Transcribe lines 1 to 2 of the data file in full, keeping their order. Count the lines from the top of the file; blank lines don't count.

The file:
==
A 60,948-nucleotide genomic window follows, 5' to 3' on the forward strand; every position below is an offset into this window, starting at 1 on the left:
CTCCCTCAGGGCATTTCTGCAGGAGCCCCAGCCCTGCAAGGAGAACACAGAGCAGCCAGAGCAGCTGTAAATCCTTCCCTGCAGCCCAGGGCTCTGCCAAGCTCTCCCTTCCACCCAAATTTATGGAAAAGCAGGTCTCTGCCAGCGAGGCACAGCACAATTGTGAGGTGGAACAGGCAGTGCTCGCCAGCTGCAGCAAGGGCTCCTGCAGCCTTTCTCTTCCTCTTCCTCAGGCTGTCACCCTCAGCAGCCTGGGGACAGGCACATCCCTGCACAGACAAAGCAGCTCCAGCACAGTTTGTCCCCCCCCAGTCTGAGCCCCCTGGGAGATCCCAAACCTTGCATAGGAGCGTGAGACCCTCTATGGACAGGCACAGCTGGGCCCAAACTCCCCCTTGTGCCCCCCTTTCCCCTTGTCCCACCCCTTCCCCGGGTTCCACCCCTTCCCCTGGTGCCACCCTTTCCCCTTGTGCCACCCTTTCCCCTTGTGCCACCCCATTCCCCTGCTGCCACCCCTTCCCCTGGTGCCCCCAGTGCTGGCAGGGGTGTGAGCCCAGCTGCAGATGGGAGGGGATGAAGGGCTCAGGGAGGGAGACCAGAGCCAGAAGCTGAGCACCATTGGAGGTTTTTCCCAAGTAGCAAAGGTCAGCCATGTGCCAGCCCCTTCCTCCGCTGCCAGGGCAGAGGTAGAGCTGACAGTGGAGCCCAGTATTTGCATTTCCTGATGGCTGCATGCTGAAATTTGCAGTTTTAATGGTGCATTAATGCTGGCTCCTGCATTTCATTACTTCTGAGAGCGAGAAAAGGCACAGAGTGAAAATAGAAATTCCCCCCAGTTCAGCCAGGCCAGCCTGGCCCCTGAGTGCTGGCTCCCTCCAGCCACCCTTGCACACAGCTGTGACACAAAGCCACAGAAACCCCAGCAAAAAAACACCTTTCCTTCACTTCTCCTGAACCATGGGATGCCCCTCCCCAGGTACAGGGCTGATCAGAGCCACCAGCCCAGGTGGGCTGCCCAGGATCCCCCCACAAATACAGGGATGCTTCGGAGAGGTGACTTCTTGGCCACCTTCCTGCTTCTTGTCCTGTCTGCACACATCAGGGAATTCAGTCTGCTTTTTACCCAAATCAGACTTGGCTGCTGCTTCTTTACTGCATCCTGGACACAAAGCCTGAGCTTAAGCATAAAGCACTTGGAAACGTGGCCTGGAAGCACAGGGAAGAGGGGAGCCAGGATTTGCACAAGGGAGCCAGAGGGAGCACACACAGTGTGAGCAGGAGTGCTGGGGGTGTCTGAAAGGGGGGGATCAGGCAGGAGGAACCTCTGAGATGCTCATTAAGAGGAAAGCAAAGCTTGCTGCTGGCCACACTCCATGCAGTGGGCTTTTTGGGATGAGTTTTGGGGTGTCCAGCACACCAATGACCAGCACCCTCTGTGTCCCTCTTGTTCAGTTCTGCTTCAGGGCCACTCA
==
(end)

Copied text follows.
A 60,948-nucleotide genomic window follows, 5' to 3' on the forward strand; every position below is an offset into this window, starting at 1 on the left:
CTCCCTCAGGGCATTTCTGCAGGAGCCCCAGCCCTGCAAGGAGAACACAGAGCAGCCAGAGCAGCTGTAAATCCTTCCCTGCAGCCCAGGGCTCTGCCAAGCTCTCCCTTCCACCCAAATTTATGGAAAAGCAGGTCTCTGCCAGCGAGGCACAGCACAATTGTGAGGTGGAACAGGCAGTGCTCGCCAGCTGCAGCAAGGGCTCCTGCAGCCTTTCTCTTCCTCTTCCTCAGGCTGTCACCCTCAGCAGCCTGGGGACAGGCACATCCCTGCACAGACAAAGCAGCTCCAGCACAGTTTGTCCCCCCCCAGTCTGAGCCCCCTGGGAGATCCCAAACCTTGCATAGGAGCGTGAGACCCTCTATGGACAGGCACAGCTGGGCCCAAACTCCCCCTTGTGCCCCCCTTTCCCCTTGTCCCACCCCTTCCCCGGGTTCCACCCCTTCCCCTGGTGCCACCCTTTCCCCTTGTGCCACCCTTTCCCCTTGTGCCACCCCATTCCCCTGCTGCCACCCCTTCCCCTGGTGCCCCCAGTGCTGGCAGGGGTGTGAGCCCAGCTGCAGATGGGAGGGGATGAAGGGCTCAGGGAGGGAGACCAGAGCCAGAAGCTGAGCACCATTGGAGGTTTTTCCCAAGTAGCAAAGGTCAGCCATGTGCCAGCCCCTTCCTCCGCTGCCAGGGCAGAGGTAGAGCTGACAGTGGAGCCCAGTATTTGCATTTCCTGATGGCTGCATGCTGAAATTTGCAGTTTTAATGGTGCATTAATGCTGGCTCCTGCATTTCATTACTTCTGAGAGCGAGAAAAGGCACAGAGTGAAAATAGAAATTCCCCCCAGTTCAGCCAGGCCAGCCTGGCCCCTGAGTGCTGGCTCCCTCCAGCCACCCTTGCACACAGCTGTGACACAAAGCCACAGAAACCCCAGCAAAAAAACACCTTTCCTTCACTTCTCCTGAACCATGGGATGCCCCTCCCCAGGTACAGGGCTGATCAGAGCCACCAGCCCAGGTGGGCTGCCCAGGATCCCCCCACAAATACAGGGATGCTTCGGAGAGGTGACTTCTTGGCCACCTTCCTGCTTCTTGTCCTGTCTGCACACATCAGGGAATTCAGTCTGCTTTTTACCCAAATCAGACTTGGCTGCTGCTTCTTTACTGCATCCTGGACACAAAGCCTGAGCTTAAGCATAAAGCACTTGGAAACGTGGCCTGGAAGCACAGGGAAGAGGGGAGCCAGGATTTGCACAAGGGAGCCAGAGGGAGCACACACAGTGTGAGCAGGAGTGCTGGGGGTGTCTGAAAGGGGGGGATCAGGCAGGAGGAACCTCTGAGATGCTCATTAAGAGGAAAGCAAAGCTTGCTGCTGGCCACACTCCATGCAGTGGGCTTTTTGGGATGAGTTTTGGGGTGTCCAGCACACCAATGACCAGCACCCTCTGTGTCCCTCTTGTTCAGTTCTGCTTCAGGGCCACTCA